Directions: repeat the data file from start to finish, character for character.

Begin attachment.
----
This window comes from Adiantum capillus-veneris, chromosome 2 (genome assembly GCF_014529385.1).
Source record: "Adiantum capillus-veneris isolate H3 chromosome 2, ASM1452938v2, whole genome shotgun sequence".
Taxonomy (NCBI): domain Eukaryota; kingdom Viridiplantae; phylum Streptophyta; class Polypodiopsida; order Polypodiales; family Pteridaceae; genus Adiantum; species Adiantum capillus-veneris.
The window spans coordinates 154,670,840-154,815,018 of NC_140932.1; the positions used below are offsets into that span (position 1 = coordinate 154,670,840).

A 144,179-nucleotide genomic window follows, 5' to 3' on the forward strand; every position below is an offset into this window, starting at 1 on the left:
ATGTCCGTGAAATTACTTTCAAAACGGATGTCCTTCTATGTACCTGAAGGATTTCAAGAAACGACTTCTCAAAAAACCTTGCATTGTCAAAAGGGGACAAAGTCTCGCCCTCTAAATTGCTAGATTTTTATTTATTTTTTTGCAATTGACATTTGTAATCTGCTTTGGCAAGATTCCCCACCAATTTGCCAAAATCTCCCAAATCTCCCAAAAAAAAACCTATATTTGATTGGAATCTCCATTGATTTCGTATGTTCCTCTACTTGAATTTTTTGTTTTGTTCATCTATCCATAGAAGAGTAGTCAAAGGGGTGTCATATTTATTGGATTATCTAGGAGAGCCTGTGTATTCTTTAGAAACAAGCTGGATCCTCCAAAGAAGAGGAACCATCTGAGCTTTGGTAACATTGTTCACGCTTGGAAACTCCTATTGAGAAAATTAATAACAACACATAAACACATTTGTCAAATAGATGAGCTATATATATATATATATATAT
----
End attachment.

This window comes from Adiantum capillus-veneris, chromosome 2 (genome assembly GCF_014529385.1).
Source record: "Adiantum capillus-veneris isolate H3 chromosome 2, ASM1452938v2, whole genome shotgun sequence".
Taxonomy (NCBI): domain Eukaryota; kingdom Viridiplantae; phylum Streptophyta; class Polypodiopsida; order Polypodiales; family Pteridaceae; genus Adiantum; species Adiantum capillus-veneris.
The window spans coordinates 154,670,840-154,815,018 of NC_140932.1; the positions used below are offsets into that span (position 1 = coordinate 154,670,840).

A 144,179-nucleotide genomic window follows, 5' to 3' on the forward strand; every position below is an offset into this window, starting at 1 on the left:
ATGTCCGTGAAATTACTTTCAAAACGGATGTCCTTCTATGTACCTGAAGGATTTCAAGAAACGACTTCTCAAAAAACCTTGCATTGTCAAAAGGGGACAAAGTCTCGCCCTCTAAATTGCTAGATTTTTATTTATTTTTTTGCAATTGACATTTGTAATCTGCTTTGGCAAGATTCCCCACCAATTTGCCAAAATCTCCCAAATCTCCCAAAAAAAAACCTATATTTGATTGGAATCTCCATTGATTTCGTATGTTCCTCTACTTGAATTTTTTGTTTTGTTCATCTATCCATAGAAGAGTAGTCAAAGGGGTGTCATATTTATTGGATTATCTAGGAGAGCCTGTGTATTCTTTAGAAACAAGCTGGATCCTCCAAAGAAGAGGAACCATCTGAGCTTTGGTAACATTGTTCACGCTTGGAAACTCCTATTGAGAAAATTAATAACAACACATAAACACATTTGTCAAATAGATGAGCTATATATATATATATATATAT